A young giraffe longs for the best leaves, beyond her reach.
The bright yellow quadruped with brown crayon spots and a neck that’s perfect for sliding down is lucky enough to have many animal friends. In rhyming text and with the help of a wise tortoise, she learns that she can both push herself and lean on her friends to reach the tippy tops of the trees and eat those luscious leaves. Before she accomplishes her goal, the tortoise reminds Gisele of her special personal qualities: “What else do you have? Much more than your spots! / Kindness. And pluck. And a headful of thoughts.” Acknowledging that each animal has different physical traits, the tortoise continues the encouraging message: “You might not have whiskers or armor or wings, / but use what you’ve got; you don’t need those things.” The mixed-media illustrations, with their childlike depictions of animals in an imaginary African savanna scene, carry this book beyond its rhythmic but otherwise fairly pedestrian text. They are joyous, vivid, and funny, especially in one of the climactic spreads, when the animals, large and small, get together to form “a mountain of…animal stairs” for Gisele. Small children also want to accomplish tasks beyond their abilities with the assistance and encouragement of wise and patient grown-ups, and this story will resonate.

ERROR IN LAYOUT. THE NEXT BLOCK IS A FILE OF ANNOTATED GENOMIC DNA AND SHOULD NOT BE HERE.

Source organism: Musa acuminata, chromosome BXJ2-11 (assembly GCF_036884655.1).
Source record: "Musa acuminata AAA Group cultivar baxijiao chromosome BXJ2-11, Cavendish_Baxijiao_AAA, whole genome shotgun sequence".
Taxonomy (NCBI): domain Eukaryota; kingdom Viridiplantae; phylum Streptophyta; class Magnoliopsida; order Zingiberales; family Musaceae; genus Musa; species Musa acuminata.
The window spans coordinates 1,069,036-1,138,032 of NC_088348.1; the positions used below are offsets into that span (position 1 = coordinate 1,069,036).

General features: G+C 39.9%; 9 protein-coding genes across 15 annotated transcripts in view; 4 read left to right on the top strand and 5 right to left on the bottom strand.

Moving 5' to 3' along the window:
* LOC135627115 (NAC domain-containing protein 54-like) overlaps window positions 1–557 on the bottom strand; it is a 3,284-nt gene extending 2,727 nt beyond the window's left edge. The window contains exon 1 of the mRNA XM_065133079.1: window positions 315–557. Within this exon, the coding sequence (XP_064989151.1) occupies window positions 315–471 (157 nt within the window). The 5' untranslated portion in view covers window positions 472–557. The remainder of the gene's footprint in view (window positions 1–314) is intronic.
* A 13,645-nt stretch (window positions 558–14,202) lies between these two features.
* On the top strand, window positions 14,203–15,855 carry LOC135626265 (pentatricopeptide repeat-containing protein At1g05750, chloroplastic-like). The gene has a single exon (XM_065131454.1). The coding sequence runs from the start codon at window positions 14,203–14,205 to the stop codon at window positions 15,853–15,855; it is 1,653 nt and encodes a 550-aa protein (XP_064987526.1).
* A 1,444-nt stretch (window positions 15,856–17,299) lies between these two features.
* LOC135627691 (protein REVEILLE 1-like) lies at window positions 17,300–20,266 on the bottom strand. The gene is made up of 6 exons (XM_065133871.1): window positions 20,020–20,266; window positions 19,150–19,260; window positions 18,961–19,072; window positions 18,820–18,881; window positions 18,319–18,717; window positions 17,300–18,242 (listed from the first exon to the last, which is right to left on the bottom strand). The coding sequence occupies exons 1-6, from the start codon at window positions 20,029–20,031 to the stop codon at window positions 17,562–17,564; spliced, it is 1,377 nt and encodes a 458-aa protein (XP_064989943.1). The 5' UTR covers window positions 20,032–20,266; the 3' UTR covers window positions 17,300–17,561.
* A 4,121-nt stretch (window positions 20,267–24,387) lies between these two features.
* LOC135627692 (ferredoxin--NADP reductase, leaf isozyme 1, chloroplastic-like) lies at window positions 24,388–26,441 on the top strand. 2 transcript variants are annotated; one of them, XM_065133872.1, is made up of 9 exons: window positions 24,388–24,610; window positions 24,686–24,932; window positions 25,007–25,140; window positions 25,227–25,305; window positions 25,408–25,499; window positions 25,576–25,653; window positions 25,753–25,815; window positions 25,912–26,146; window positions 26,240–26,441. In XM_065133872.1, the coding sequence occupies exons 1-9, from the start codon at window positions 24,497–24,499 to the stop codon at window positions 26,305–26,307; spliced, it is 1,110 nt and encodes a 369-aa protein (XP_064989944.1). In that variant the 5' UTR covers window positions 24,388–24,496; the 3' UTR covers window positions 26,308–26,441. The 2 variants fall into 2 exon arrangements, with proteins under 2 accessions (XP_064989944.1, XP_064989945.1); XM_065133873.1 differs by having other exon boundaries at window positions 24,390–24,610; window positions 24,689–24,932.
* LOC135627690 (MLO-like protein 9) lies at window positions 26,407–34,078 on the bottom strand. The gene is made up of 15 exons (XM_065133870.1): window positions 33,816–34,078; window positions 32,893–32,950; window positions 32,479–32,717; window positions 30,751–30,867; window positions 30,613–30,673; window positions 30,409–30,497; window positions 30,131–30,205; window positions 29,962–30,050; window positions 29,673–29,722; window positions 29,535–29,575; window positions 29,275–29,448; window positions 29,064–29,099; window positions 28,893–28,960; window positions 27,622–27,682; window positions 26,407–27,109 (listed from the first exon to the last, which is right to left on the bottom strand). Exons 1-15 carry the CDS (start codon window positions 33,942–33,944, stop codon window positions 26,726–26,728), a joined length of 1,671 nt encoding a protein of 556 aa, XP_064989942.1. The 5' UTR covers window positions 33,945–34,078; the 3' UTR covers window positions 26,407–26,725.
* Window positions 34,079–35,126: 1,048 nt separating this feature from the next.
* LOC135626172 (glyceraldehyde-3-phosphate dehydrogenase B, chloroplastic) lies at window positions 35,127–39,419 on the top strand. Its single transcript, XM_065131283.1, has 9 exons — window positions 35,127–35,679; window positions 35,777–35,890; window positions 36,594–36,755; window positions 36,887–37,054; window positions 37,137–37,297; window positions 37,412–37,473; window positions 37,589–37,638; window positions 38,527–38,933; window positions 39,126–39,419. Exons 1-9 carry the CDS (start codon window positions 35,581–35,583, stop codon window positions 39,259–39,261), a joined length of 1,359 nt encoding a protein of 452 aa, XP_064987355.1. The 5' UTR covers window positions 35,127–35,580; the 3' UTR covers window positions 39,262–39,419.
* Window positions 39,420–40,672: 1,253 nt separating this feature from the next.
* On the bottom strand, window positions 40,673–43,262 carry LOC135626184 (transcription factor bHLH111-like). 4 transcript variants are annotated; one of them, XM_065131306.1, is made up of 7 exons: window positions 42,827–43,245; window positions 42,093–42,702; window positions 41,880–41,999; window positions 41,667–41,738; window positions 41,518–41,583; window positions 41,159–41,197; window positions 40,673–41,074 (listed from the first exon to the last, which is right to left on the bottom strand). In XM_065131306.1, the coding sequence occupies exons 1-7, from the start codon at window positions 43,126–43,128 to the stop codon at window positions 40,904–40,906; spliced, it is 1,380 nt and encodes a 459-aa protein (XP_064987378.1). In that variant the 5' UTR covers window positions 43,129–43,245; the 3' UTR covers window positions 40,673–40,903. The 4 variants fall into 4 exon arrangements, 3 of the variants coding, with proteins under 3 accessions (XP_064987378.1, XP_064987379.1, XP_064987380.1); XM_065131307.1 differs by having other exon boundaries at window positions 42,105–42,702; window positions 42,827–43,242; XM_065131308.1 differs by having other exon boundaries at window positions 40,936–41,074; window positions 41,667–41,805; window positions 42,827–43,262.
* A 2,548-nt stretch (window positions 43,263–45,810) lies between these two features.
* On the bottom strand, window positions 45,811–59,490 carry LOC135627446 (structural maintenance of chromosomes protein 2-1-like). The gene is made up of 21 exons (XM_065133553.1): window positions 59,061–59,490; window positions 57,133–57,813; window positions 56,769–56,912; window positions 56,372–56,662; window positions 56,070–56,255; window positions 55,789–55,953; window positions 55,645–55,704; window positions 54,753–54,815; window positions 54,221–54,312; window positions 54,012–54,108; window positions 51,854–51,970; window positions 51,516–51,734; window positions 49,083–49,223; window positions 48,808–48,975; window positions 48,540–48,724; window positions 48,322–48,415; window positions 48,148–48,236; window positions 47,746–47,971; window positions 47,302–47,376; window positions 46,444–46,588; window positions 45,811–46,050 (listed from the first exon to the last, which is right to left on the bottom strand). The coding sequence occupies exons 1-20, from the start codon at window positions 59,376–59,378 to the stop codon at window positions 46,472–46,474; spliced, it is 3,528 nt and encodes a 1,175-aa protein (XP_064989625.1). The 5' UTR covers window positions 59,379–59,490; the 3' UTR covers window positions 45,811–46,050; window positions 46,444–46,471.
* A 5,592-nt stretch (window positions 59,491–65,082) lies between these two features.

Working together, these animal friends are good models for cooperative play. (Picture book. 4-6)